August 15, 2017

What is Candida auris? Understanding this bug, how it is spread and how to avoid it

First published 15.08.17; Edited and republished 00.00.00

Candida, which is a type of yeast, is an uncommon type of fungus that can cause a range of illnesses. Healthcare facilities in several countries have reported that a type of Candida called Candida auris has been causing severe illness in hospitalized patients.

What is Candida auris?

Candida auris is an emerging fungal pathogen – a yeast species first isolated from the external ear of a patient in Japan in 2009. Retrospective review of Candida strain collections found that the earliest known strain of C. auris dates to 1996 in South Korea.

Health authorities consider C. auris an emerging pathogen because increasing numbers of infections have been identified in multiple countries since it was recognized.

What countries have been infected?

Infections, including candidaemia, caused by C. auris have been reported from over a dozen countries, including Canada, Colombia, Germany, India, Israel, Japan, Kenya, Kuwait, Norway, Pakistan, Spain, South Africa, South Korea, the United Kingdom, and Venezuela, as well as the United States. With hospital outbreaks confirmed in 5 of these countries; C. auris appears to be unlike other pathogenic yeast species in its propensity for transmission between hospital patients.

Because identification of C. auris requires specialized laboratory methods, infections likely have occurred in other countries but have not been identified or reported.

Who is at risk for infection from C. auris?

To date, it has mainly been seen in hospital patients. Infections have been found in patients of all ages, from preterm infants to the elderly.

Limited data suggest that the risk factors for Candida auris infections are generally similar to risk factors for other types of Candida infections. These risk factors include recent surgery, diabetes, broad-spectrum antibiotic and antifungal use. People who have recently spent time in nursing homes and have lines and tubes that go into their body (such as breathing tubes, feeding tubes and central venous catheters), seem to be at highest risk for C. auris infection. Further study is needed to learn more about risk factors for C. auris infection.

How is it transmitted?

The fungus is usually picked up from surfaces or from skin.

The precise mode of transmission within the healthcare environment is not known. However, experience during previous outbreaks suggests that C. auris might substantially contaminate the environment of rooms of colonised or infected patients.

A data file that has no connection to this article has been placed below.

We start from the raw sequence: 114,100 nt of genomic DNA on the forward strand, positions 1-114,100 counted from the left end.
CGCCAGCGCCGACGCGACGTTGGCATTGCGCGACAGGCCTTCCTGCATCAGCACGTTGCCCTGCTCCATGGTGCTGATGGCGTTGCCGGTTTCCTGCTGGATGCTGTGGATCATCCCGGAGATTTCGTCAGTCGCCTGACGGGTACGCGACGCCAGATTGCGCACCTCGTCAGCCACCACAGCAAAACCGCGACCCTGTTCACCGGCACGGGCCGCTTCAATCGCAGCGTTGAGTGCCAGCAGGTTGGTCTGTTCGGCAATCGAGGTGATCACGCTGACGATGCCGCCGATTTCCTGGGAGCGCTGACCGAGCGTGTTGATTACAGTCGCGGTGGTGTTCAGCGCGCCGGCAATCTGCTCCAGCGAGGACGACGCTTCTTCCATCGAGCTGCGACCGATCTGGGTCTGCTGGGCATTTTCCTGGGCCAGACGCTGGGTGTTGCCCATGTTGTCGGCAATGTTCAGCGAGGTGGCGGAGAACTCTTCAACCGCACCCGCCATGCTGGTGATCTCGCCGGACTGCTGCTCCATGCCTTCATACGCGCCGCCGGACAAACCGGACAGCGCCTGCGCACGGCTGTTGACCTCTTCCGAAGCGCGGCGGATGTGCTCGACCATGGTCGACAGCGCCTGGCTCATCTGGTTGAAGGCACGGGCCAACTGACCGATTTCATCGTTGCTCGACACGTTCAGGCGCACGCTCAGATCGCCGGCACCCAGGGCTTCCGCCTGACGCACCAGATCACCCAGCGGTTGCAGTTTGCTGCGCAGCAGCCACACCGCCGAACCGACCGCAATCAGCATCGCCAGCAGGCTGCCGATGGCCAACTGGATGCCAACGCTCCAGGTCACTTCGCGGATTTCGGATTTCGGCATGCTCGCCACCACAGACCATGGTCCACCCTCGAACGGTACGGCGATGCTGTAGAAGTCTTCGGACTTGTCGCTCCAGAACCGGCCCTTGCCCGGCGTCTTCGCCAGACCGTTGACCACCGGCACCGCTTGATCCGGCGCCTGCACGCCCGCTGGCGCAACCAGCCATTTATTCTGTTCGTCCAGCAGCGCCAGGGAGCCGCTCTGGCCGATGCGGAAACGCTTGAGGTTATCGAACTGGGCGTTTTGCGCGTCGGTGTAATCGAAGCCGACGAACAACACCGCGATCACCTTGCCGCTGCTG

Transmission directly from fomites (such as blood pressure cuffs, stethoscopes and other equipment in contact with the patient) is a particular risk, however this does not preclude transmission via hands of healthcare workers.

What are the symptoms?

In some cases patients can have no symptoms. However, C. auris can lead to bloodstream infections, wound infections, and otitis (ear infections).

It has also been cultured from urine and the respiratory tract, although it is not known if positive cultures from these sites represent infections or colonisations.

Candida is in itself a normal fungus which can be found in various places in the body, most notably as thrush. When that happens, it’s a nuisance but it’s not life-threatening. It becomes life-threatening when it is infecting patients whose immune system is compromised.

How is C. auris infection diagnosed?

Like other Candida infections, C. auris infections are usually diagnosed by fungal culture of blood or other body fluids. However, C. auris is harder to identify from cultures than other, more common types of Candida. For example, it can be confused with other types of yeasts, particularly Candida haemulonii. Special laboratory tests are needed to identify C. auris.

Can it be treated?

Resistance to fluconazole was common in isolates internationally and in all those isolated to date from the UK. Most C. auris infections are treatable with a class of antifungal drugs called echinocandins. However, many of the fungus have shown resistance to all the three main classes of antifungal drugs (azoles, echinocandins and polyenes) making it extremely difficult to treat, and side-effects of treatment are common.

Difficulty in treating arises, not only because of resistance and the heavily toxic treatment, but also because the patients who have been infected are usually already so ill. However, like mentioned above, some patients have been treated successfully with echinocandins.

Expert advice on countering spread

As this species can evolve rapidly to develop resistance, susceptibility testing is recommended on all isolates from invasive disease and should be repeated on later isolates if infection persists despite treatment.

Also read: More articles on infectious diseases

1). Centers for Disease Control: General Information about Candida auris - Fungal diseases. Accessed 15.08.17. Available here: https://www.cdc.gov/fungal/diseases/candidiasis/candida-auris-qanda.html
2). Public Health England: Candida auris - Infectious diseases. Accessed 15.08.17. Available here: https://www.gov.uk/government/collections/candida-auris

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